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Monday, December 09, 2019 {{ new Date().getDay() }}

Reprinted with permission from MediaMatters.

A Republican operative’s email, revealed in a new lawsuit, turns the subtext behind the last year of Seth Rich conspiracy theories into text: Conservatives have been cynically deploying the murder of the Democratic National Committee staffer in an effort to protect President Donald Trump from the damning Russia story.

Conspiracy theorists have claimed since shortly after Rich’s July 2016 murder that he had leaked DNC emails to WikiLeaks and had been killed in retaliation; according to U.S. intelligence agencies, hackers linked to Russian intelligence stole the emails as part of an effort by the Kremlin to help Trump win the election. Originally floated on Internet message boards, the story was amplified by key Trump media allies like Fox News’ Sean Hannity, longtime Trump adviser Roger Stone, and the conspiracy site Infowars.

From the beginning, Trump’s allies used these conspiracy theories to try to kick up dust around the Russia story. As more stolen Democratic emails entered the public sphere, they cited Rich’s murder and his purported ties to WikiLeaks as pushback against the crystallizing evidence that Russian intelligence services were playing a key role in the election. But at the same time, the conspiracy theorists often presented themselves as the ones who really had the best interest of the Rich family at heart; the only ones interested in finding the real killer.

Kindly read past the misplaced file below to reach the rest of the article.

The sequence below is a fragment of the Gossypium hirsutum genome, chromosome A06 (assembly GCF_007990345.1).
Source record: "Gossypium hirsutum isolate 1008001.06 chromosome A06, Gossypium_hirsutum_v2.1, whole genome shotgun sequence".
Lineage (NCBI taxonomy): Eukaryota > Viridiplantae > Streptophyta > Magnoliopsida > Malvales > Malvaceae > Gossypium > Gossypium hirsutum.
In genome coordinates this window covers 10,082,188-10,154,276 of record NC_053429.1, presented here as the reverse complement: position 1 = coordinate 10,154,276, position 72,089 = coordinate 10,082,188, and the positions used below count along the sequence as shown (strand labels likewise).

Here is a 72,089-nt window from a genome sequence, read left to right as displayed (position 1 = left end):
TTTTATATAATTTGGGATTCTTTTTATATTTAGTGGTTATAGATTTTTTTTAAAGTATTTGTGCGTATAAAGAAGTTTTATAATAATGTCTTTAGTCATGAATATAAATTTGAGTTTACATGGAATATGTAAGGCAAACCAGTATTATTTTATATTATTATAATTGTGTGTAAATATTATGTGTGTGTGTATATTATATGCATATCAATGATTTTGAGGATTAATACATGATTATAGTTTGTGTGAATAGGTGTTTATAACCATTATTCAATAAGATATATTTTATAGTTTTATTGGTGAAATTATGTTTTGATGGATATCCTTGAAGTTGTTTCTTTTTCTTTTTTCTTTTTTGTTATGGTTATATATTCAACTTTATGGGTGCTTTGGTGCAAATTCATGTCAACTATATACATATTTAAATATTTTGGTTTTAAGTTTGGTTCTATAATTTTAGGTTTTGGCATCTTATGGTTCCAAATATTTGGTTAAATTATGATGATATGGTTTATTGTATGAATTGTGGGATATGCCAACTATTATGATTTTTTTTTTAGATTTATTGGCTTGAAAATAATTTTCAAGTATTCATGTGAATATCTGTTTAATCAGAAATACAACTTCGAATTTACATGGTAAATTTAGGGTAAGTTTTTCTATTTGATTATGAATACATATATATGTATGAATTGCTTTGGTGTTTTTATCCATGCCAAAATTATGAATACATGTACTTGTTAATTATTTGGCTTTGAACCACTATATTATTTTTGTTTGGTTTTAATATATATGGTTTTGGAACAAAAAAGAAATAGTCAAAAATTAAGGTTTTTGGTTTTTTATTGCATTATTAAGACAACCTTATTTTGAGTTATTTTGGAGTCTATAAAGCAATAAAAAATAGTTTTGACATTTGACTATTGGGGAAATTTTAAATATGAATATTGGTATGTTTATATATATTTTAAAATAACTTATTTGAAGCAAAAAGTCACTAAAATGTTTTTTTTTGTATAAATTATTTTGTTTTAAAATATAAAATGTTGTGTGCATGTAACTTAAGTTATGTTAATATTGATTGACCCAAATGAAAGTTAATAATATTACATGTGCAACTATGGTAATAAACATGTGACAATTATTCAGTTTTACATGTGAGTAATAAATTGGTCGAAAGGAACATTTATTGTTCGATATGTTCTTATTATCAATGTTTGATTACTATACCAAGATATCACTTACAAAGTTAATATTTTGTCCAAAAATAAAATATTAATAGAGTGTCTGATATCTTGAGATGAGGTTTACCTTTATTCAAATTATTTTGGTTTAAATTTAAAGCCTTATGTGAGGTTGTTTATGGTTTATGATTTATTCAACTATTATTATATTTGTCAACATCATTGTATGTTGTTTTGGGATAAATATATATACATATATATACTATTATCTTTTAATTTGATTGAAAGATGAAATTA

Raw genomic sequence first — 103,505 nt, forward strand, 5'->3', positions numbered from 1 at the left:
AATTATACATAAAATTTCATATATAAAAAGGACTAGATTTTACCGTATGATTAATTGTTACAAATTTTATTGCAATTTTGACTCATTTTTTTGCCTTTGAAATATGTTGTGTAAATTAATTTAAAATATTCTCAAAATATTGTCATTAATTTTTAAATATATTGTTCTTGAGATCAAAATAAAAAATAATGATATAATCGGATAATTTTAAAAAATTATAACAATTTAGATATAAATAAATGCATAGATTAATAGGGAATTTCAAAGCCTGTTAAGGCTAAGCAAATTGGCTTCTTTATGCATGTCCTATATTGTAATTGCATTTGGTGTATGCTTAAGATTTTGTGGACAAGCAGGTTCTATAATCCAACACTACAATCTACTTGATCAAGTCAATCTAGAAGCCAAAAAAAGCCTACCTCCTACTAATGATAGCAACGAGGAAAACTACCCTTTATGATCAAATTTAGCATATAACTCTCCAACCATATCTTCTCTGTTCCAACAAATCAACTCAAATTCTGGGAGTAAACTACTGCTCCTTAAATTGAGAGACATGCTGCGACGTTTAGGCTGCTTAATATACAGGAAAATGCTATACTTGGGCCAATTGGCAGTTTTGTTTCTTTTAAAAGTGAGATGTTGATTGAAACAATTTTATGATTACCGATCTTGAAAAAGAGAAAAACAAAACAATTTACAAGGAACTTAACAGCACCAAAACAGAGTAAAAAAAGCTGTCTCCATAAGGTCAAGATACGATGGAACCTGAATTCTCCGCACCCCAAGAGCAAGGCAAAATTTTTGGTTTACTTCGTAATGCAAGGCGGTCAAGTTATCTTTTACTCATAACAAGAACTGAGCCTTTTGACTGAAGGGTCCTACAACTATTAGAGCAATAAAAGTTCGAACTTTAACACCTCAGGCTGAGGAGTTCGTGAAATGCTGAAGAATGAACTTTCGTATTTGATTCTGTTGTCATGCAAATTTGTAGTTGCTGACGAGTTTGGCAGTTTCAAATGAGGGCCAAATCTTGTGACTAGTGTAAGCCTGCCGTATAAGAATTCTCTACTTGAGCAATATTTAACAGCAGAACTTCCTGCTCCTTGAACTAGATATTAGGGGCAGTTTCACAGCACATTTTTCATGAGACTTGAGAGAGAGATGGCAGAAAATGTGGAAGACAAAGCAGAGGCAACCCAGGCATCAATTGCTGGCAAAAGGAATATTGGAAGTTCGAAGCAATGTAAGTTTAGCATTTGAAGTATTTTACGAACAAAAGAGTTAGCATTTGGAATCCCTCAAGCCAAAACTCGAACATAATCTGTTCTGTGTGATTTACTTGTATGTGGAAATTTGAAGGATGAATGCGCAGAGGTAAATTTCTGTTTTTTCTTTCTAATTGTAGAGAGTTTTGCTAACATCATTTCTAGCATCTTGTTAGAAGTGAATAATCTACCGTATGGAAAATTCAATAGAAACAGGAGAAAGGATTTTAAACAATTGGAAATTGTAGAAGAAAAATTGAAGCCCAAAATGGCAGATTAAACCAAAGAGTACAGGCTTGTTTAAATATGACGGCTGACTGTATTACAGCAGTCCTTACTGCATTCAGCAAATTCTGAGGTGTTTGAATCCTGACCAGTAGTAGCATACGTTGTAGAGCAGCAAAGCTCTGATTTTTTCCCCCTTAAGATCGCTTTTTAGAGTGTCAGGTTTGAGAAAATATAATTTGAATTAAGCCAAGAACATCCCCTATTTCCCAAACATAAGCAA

Fox gave the story new life in mid-May when it produced reporting prompted by the efforts of Ed Butowsky — a Trump supporter and unpaid Fox commentator. Butowsky had hired Rod Wheeler, a private investigator and Fox contributor, to investigate Rich’s murder; Wheeler was cited in the network’s May 15 FoxNews.com report that Rich had been in contact with WikiLeaks.

The president’s media sycophants immediately sought to use the Rich story to defuse the Russia allegations. But Fox had to retract the story after it fell apart, and a humiliated Wheeler is now suing Butowsky and the network for damaging his reputation.

Wheeler’s lawsuit reveals that Butowsky’s concern with the Rich investigation had little to do with getting elusive justice for the murdered DNC staffer. It was a political operation aimed at protecting the president from the Russia scandal — one that Fox was eager to support.

Butowsky made that clear in an email he sent to a list of Fox staff hours before the FoxNews.com’s story’s publication. “One of the big conclusions we need to draw from this is that the Russians did not hack our computer systems and ste[a]l emails,” he wrote, “and there was no collusion like trump with the Russians.” The pro-Trump press had been searching for a way to defuse the collusion bomb, and Butowsky hoped he had found it.

In the days that followed, pro-Trump Fox hosts Steve Doocy, who had received Butowsky’s email, and Sean Hannity, the most prominent champion of Rich conspiracy theories, promoted the story using Butowsky’s language (emphasis added):